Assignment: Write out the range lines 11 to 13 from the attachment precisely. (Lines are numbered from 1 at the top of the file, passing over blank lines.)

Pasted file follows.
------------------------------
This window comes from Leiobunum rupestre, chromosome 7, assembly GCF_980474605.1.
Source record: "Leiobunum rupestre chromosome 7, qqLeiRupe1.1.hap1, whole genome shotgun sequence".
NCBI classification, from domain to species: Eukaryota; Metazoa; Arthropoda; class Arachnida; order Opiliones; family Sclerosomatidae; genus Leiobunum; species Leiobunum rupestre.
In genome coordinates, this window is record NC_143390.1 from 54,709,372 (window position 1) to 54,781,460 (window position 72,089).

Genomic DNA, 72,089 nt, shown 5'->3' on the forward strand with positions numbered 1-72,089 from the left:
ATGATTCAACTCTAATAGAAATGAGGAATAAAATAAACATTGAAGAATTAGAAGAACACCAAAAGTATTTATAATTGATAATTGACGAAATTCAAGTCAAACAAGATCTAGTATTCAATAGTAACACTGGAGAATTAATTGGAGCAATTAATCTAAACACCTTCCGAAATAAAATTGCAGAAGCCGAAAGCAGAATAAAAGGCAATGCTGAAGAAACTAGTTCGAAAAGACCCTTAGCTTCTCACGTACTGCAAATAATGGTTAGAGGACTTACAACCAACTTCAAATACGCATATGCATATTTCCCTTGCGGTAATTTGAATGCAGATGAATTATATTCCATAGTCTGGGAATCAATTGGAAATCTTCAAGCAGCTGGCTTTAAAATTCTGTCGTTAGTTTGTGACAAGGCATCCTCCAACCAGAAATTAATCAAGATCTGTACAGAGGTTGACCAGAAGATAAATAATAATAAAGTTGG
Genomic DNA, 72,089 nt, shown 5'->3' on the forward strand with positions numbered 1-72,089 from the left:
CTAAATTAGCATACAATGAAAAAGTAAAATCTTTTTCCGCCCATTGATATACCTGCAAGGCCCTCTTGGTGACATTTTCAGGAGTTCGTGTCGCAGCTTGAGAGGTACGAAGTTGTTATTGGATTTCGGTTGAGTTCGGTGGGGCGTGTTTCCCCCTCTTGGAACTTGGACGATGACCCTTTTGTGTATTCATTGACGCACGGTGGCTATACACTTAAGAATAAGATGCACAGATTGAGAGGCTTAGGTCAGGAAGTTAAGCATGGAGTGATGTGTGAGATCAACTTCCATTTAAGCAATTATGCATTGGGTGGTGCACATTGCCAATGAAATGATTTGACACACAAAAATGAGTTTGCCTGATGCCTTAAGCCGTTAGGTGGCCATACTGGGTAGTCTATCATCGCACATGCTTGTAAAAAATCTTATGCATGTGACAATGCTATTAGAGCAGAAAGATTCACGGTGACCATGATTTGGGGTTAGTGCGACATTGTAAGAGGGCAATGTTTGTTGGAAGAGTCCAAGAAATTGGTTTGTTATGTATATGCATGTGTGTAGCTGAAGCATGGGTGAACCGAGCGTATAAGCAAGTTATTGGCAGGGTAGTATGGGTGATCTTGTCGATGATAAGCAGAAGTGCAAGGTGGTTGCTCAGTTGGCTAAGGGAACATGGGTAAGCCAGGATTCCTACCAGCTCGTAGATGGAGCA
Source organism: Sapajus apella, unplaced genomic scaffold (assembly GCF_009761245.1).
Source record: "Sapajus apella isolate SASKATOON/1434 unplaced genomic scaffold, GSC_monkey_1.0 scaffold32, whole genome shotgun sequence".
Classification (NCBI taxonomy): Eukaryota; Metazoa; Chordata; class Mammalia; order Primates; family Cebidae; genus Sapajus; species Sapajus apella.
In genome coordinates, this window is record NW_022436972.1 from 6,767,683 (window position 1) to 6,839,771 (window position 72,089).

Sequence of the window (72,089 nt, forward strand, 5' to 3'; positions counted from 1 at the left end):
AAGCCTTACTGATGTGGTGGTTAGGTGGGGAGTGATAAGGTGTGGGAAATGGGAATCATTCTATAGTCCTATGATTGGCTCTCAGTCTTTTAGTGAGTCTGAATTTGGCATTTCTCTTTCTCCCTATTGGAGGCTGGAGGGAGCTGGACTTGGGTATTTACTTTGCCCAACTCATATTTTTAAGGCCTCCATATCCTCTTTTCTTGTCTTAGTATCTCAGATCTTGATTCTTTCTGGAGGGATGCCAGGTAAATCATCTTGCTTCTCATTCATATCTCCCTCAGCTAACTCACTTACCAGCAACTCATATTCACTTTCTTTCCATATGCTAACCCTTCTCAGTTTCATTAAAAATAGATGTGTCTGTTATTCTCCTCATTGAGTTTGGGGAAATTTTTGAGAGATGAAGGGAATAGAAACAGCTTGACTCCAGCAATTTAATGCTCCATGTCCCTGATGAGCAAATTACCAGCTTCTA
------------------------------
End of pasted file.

Classification (NCBI taxonomy): Eukaryota; Metazoa; Chordata; class Mammalia; order Primates; family Cebidae; genus Sapajus; species Sapajus apella.
In genome coordinates, this window is record NW_022436972.1 from 6,767,683 (window position 1) to 6,839,771 (window position 72,089).

Sequence of the window (72,089 nt, forward strand, 5' to 3'; positions counted from 1 at the left end):